Proper Nutrition Plays An Important Role In Aging

Individuals with limited access to food and community resources are more likely to experience poor eating habits. Moreover, improper nutrition combined with natural changes that come with age contributes negatively to senior health. Research shows that older adults who consume fewer calories and nutrients are more likely to develop serious health problems. For instance, these complications could include a weakened immune system, decreased bone mass, higher hospitalization risks, and the likelihood of developing heart disease and diabetes. In addition, seniors need to maintain a healthy diet to fight off the negative effects of aging. 

Ways To Maintain A Healthy Diet

There are ways for seniors to focus on eating well. Here are a few tips that could help:

  • Firstly, keep healthy snacks available like fruits, vegetables, and low-fat dairy products.
  • Secondly, avoid foods that are high in carbohydrates. Not only can they contribute to unhealthy weight gain, but they also leave you feeling full. This may lead to unintentionally skipped meals. 
  • You should also include a variety of fresh fruits and vegetables, whole grains, and lean meats in your diet.
  • Planning your meals in advance also ensures you account for each meal. Meal planning is also a great way to save money.
  • Lastly, dining with friends and family positively encourages healthy eating habits, increases social activity, and reduces isolation.

Millions of older adults struggle from the negative effects of living in poverty. Choosing between purchasing medicine and a healthy meal should not be added to the list of struggles. However, with government assistance programs like the CSFP and SNAP, and volunteer efforts like Meals and Wheels, these individuals have a better chance to successfully transition into older age.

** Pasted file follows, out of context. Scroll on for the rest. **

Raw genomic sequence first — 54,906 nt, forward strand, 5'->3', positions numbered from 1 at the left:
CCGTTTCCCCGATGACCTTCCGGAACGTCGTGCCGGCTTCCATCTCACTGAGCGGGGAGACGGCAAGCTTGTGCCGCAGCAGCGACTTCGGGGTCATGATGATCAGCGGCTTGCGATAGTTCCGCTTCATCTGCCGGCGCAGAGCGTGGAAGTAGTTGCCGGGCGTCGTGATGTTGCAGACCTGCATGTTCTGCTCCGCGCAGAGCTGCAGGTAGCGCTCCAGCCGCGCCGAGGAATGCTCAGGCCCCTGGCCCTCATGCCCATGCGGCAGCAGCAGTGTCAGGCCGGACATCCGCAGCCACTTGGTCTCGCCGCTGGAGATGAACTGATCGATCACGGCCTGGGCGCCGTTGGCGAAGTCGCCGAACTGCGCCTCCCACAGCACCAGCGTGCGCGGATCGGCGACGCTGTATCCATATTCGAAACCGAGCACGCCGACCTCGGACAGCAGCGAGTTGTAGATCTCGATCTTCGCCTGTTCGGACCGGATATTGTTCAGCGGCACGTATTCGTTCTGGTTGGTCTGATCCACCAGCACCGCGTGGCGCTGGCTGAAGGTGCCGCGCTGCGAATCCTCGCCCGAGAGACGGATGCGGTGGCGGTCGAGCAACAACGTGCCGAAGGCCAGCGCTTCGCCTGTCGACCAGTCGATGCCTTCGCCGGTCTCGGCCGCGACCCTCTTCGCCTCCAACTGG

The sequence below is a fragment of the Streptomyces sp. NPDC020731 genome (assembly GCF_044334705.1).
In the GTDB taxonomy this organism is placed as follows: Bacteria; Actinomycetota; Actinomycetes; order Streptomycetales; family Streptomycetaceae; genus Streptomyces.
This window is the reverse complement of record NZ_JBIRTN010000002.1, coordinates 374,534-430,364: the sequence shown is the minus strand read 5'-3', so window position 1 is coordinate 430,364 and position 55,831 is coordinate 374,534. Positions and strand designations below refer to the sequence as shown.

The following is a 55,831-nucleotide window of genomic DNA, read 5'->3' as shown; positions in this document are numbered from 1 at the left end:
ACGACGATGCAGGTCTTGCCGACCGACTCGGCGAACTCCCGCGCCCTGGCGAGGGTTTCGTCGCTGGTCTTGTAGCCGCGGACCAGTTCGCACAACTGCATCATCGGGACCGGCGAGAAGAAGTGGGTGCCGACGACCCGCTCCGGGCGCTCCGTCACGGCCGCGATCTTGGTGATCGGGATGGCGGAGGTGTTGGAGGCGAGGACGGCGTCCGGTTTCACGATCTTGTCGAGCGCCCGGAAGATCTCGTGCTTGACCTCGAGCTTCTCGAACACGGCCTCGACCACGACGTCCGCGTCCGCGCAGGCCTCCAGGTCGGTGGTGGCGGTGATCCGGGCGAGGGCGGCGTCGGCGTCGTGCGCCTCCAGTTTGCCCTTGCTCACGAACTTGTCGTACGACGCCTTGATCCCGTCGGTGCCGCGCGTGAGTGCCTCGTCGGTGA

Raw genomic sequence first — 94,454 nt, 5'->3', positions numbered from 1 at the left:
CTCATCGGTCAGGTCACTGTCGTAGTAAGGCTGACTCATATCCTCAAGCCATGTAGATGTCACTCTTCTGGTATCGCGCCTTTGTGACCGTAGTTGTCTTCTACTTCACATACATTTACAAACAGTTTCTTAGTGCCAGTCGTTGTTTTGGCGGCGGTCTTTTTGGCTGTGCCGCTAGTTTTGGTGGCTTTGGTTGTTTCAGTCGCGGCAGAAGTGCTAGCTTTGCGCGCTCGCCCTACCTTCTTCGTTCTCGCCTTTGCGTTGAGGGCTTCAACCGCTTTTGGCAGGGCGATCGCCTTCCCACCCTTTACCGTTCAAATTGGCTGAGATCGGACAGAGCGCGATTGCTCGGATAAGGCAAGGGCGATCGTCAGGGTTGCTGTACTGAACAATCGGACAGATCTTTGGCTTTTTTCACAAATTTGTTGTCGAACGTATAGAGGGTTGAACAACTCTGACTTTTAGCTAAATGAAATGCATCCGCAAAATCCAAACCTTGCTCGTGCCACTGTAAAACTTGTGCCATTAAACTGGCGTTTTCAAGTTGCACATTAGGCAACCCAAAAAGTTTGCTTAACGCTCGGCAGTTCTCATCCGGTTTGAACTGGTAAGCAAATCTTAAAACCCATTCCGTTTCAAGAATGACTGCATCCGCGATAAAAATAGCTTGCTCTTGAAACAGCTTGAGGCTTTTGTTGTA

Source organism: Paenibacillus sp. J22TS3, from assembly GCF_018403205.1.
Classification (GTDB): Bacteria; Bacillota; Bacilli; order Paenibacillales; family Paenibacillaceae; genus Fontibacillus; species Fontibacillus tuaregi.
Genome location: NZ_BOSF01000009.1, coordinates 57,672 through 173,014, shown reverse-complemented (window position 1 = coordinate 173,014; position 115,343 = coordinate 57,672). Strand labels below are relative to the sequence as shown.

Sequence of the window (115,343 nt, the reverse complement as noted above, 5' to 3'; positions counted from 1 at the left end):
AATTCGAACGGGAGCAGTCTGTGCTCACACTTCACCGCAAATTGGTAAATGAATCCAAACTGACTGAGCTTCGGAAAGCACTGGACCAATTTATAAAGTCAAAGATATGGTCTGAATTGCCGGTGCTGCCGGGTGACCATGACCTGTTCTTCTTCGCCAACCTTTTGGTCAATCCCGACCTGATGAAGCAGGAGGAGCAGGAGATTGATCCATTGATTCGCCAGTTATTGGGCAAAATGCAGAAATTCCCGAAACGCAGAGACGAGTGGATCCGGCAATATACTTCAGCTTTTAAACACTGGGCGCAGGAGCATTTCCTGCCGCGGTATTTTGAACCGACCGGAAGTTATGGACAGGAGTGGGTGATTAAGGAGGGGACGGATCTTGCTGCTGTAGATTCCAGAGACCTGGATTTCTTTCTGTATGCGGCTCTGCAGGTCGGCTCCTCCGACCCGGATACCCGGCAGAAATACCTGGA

About Generations Home Care

Generations Home Care personalized in-home care and support services help those recovering from illness, injury, or surgery, living with a chronic disease, or dealing with the natural process of aging. We help people live a fuller, healthier, and more independent life.

Our caregivers are trained in the Centers for Disease Control (CDC) recommended COVID-19 safety precautions. We offer levels of care ranging from companionship, to respite for the primary family caregiver, to homemaking services, to assistance with activities of daily living, to Alzheimer’s and dementia care. Generations Home Care takes a holistic approach and emphasizes a consistent, client-centered plan of care.

Our Specialty Services Include:

  • Rehab or hospital-to-home programs for safe discharge.
  • Short-term post-operative care during recovery periods.
  • Non-medical life management services for people with chronic conditions.
  • Veteran’s connection to care program.
  • Live-in services and couples care.

If you’d like to learn more about how we can help you, contact us today at 602-595-HOME (4663) or by filling out the contact form on our website.

About the author - Josh Friesen